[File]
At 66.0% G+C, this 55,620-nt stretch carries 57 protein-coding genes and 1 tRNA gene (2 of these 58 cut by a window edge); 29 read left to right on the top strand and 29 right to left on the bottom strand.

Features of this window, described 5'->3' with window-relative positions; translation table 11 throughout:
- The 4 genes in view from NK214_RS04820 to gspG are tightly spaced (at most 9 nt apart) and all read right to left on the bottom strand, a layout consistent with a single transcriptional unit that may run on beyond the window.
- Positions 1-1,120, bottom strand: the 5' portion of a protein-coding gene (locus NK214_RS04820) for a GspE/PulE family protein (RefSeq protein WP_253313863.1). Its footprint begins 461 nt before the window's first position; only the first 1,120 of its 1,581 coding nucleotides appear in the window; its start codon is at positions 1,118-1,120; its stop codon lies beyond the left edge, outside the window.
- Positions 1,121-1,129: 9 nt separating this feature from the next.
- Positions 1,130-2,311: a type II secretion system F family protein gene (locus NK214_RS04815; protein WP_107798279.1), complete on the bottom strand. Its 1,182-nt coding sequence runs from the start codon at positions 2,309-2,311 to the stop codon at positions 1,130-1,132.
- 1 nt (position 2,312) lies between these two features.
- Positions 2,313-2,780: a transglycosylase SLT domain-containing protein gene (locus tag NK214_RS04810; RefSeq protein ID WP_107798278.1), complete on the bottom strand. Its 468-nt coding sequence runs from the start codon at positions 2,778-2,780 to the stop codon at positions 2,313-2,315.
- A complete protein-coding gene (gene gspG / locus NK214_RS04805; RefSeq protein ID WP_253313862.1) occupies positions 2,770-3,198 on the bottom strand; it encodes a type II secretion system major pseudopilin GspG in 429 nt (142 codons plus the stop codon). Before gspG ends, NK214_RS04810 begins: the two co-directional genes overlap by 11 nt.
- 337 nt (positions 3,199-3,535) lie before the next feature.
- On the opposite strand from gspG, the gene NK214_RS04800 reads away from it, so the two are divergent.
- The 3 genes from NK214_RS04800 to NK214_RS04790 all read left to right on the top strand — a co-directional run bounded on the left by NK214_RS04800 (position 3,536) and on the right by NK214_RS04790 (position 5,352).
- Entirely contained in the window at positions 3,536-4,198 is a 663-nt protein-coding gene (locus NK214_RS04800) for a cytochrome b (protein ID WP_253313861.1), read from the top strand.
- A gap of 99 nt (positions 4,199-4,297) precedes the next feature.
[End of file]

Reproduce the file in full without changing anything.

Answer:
At 66.0% G+C, this 55,620-nt stretch carries 57 protein-coding genes and 1 tRNA gene (2 of these 58 cut by a window edge); 29 read left to right on the top strand and 29 right to left on the bottom strand.

Features of this window, described 5'->3' with window-relative positions; translation table 11 throughout:
- The 4 genes in view from NK214_RS04820 to gspG are tightly spaced (at most 9 nt apart) and all read right to left on the bottom strand, a layout consistent with a single transcriptional unit that may run on beyond the window.
- Positions 1-1,120, bottom strand: the 5' portion of a protein-coding gene (locus NK214_RS04820) for a GspE/PulE family protein (RefSeq protein WP_253313863.1). Its footprint begins 461 nt before the window's first position; only the first 1,120 of its 1,581 coding nucleotides appear in the window; its start codon is at positions 1,118-1,120; its stop codon lies beyond the left edge, outside the window.
- Positions 1,121-1,129: 9 nt separating this feature from the next.
- Positions 1,130-2,311: a type II secretion system F family protein gene (locus NK214_RS04815; protein WP_107798279.1), complete on the bottom strand. Its 1,182-nt coding sequence runs from the start codon at positions 2,309-2,311 to the stop codon at positions 1,130-1,132.
- 1 nt (position 2,312) lies between these two features.
- Positions 2,313-2,780: a transglycosylase SLT domain-containing protein gene (locus tag NK214_RS04810; RefSeq protein ID WP_107798278.1), complete on the bottom strand. Its 468-nt coding sequence runs from the start codon at positions 2,778-2,780 to the stop codon at positions 2,313-2,315.
- A complete protein-coding gene (gene gspG / locus NK214_RS04805; RefSeq protein ID WP_253313862.1) occupies positions 2,770-3,198 on the bottom strand; it encodes a type II secretion system major pseudopilin GspG in 429 nt (142 codons plus the stop codon). Before gspG ends, NK214_RS04810 begins: the two co-directional genes overlap by 11 nt.
- 337 nt (positions 3,199-3,535) lie before the next feature.
- On the opposite strand from gspG, the gene NK214_RS04800 reads away from it, so the two are divergent.
- The 3 genes from NK214_RS04800 to NK214_RS04790 all read left to right on the top strand — a co-directional run bounded on the left by NK214_RS04800 (position 3,536) and on the right by NK214_RS04790 (position 5,352).
- Entirely contained in the window at positions 3,536-4,198 is a 663-nt protein-coding gene (locus NK214_RS04800) for a cytochrome b (protein ID WP_253313861.1), read from the top strand.
- A gap of 99 nt (positions 4,199-4,297) precedes the next feature.